The latest build of Unbox went up last week and is full of new levels, weapons and features to try out. Since uploading we’ve made plenty of progress improving areas that are fundamental to gameplay such as the HUD and Weapons aiming system.
Splines allow us to create interesting track pieces, more on that below.
Lets Start With the HUD:
I asked Chris to tell us about the work he’s done on the HUD,
Chris: Player feedback is a particular point of focus, and something we've been working hard to improve.
All elements of the HUD have been minimised, and most information is now shown to the player with a descriptive Icon followed by a number. To ensure the player can still see these elements during the hectic gameplay of Unbox, we've added a range of contextual animations that stretch, move and rotate the icons when stuff happens.
Messages now stack on top of one another in the center of the screen, so you'll be able to see exactly who hit you with what weapon, in the order they hit you!
We've improved the system we use to let players know they are being targeted by a Firework; influenced heavily from Best Game Of All Time – Crash Team Racing. The closer these arrows are to you, the closer you are to being exploded!
Tim spent some time over the last week researching how he could improve the camera system. A portion of the gamers who have played Unbox have struggled with the twin stick controls, especially the younger players. So Tim looked into platformers like Super Mario 64 to learn how other developers handle complex cameras.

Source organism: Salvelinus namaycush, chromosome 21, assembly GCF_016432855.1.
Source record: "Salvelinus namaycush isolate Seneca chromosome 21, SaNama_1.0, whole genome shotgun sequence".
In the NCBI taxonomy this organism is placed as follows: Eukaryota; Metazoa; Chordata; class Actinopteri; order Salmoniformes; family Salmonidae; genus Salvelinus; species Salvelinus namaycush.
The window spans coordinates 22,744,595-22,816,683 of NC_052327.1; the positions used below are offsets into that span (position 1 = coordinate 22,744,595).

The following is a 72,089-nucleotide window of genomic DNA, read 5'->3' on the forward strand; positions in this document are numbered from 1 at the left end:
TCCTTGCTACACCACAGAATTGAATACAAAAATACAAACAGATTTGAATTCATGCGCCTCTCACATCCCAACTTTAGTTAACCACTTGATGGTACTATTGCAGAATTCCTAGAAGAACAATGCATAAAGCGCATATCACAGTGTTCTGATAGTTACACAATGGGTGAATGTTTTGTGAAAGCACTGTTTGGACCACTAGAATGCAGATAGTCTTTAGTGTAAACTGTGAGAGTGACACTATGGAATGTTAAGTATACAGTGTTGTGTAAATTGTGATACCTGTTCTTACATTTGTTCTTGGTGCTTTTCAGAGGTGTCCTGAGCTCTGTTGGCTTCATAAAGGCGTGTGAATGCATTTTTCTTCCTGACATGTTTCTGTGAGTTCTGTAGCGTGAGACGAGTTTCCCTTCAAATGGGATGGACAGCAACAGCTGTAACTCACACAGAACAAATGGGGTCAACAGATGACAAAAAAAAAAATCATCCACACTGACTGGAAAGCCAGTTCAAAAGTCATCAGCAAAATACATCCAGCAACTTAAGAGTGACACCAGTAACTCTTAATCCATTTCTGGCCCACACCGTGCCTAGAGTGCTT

After a few days prototyping we settled on an assistive camera system which subtly turns to face the direction a player is moving, provided they are not using the right stick. We learned a lot while creating this balanced camera system, we will expand upon our process and findings in a future post.
While Tim was on a roll, he then started on improving the weapons targeting system. Previously this worked in a similar manner to Mario Kart; collect a weapon, look at another player, press and fire and it will lock on. While that’s great on a race track, many levels in Unbox are based in arenas and require a more accurate form of aiming.
Now weapons lock on when a player aims their reticule at another, giving them the ability to pick and choose their targets. This has drastically reduced the amount of shots accidentally fired at the wrong player.
Our artists have been doing a first pass on the core assets that make up Unbox for several weeks; Sam has completed the road pieces for the industrial themed levels and Celia has revamped our arctic assets.
Alongside these improvements we have also been having fun with UE4’s spline system. While our track pieces are modular, the spline tool massively expands their usability by letting us creating a wide range of courses.
Finally, a pleasant surprise for Prospect Games last week when Fledgling Youtuber TerraMoura gave Unbox a whirl. This was a fantastic opportunity for us to make some major changes to the game after her invaluable feedback. She was the spark that led us to work on our camera system this week as her video highlighted it’s pretty tricky to pick up right off the bat. Her feedback really stood out so dev’s, send her your games!
Thanks for reading and if you want to keep up to date with the manic world of Unbox then add us to your watch list and follow us via the links below:
PS. Keep an eye out for an exciting announcement coming shortly!